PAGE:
Loyola Medicine, Cook County Train 30 Police Departments on Using Narcan® to Combat Opioid Crisis

Loyola University Medical Center in conjunction with Cook County Department of Homeland Security and Emergency Management is excited to announce the Law Enforcement Narcan® Program which will equip more than 1,900 officers from 30 suburban Cook County police departments, Cook County Sheriff’s Department and Cook County Forest Preserve Police  to administer Narcan®when they encounter someone overdosing from opioids.

Narcan® counteracts the life-threatening effects of opioid overdose.

“Opioids are a public health scourge that afflict residents throughout our communities and that we must confront,” said Cook County Board President Toni Preckwinkle. “Putting an antidote in the hands of our first responders and training them how to properly use it will save countless lives.”

In Cook County, there were more than 1,000 opioid deaths in 2017. The Cook County Health & Hospitals System saw more than 5,000 opioid-related emergency department visits in 2016, up from 1,000 visits in 2006.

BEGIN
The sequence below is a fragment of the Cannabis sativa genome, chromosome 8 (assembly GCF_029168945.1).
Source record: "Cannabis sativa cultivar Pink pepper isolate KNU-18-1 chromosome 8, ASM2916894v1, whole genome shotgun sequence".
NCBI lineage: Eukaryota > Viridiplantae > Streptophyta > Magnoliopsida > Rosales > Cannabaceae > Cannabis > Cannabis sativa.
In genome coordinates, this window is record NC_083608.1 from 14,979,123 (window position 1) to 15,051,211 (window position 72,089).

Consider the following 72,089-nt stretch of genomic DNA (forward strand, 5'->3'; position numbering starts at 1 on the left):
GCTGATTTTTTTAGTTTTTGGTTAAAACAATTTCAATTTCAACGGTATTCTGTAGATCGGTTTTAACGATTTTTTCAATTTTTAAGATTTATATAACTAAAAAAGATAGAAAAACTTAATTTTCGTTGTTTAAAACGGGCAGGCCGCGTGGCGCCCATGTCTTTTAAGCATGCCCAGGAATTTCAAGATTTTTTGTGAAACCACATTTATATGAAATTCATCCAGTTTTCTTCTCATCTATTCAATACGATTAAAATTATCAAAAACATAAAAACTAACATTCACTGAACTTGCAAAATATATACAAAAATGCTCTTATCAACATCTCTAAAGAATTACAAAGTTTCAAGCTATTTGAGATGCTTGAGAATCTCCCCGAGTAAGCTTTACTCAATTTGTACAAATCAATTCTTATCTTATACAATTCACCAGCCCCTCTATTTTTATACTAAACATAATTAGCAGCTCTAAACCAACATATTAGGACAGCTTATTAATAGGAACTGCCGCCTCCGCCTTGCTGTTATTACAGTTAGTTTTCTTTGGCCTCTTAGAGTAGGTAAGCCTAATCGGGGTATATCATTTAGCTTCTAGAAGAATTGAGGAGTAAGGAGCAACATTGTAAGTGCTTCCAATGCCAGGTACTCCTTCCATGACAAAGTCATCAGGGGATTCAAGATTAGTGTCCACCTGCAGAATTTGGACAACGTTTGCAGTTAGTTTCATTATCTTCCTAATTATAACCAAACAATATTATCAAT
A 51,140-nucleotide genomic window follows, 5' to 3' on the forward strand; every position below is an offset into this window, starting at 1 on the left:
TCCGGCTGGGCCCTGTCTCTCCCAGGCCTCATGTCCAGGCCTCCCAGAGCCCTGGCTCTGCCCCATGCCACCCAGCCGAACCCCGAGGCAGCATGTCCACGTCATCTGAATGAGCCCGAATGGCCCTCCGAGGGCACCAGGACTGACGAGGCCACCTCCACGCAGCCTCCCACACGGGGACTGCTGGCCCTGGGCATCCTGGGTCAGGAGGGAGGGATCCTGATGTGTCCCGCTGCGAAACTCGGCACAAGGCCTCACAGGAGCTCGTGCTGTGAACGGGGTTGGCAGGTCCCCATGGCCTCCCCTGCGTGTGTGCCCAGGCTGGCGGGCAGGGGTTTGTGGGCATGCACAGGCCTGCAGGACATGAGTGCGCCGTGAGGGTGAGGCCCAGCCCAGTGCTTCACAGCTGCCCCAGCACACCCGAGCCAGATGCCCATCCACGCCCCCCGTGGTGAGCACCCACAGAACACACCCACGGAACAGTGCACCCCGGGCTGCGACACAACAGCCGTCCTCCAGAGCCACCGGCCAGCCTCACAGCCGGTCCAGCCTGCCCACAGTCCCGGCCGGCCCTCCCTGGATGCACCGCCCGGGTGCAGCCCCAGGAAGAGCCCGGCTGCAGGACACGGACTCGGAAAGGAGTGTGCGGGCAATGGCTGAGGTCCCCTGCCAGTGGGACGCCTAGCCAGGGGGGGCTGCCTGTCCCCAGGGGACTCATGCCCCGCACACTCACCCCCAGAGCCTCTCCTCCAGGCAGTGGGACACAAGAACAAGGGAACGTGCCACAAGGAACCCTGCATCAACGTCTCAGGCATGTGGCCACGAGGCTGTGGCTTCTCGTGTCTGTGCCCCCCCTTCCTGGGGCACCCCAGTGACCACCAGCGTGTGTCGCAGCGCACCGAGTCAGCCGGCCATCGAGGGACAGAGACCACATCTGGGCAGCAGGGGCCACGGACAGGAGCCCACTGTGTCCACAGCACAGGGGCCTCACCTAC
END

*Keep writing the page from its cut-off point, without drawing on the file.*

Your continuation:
Loyola Medicine’s Mark Cichon, DO, chair of emergency medicine and director of emergency medical services, said the train-the-trainer Law Enforcement Narcan® Program (LENP) is one of the first in the state to have direct medical oversight.

“It is vitally important that our police officers know how to recognize someone suffering an opioid overdose and act quickly to safely administer the overdose reversal drug,” Dr. Cichon said. “This program will create a standard of care and a consistency from one police department to the next so we can all tackle this epidemic together.”

Three training sessions have already been conducted. Officers with the Bellwood Police Department put their training to use within days.

“When minutes make the difference, it means the world to us to have this ability to save lives,” said Bellwood Acting Police Chief Jiminez Allen.

READ MORE – Press Release


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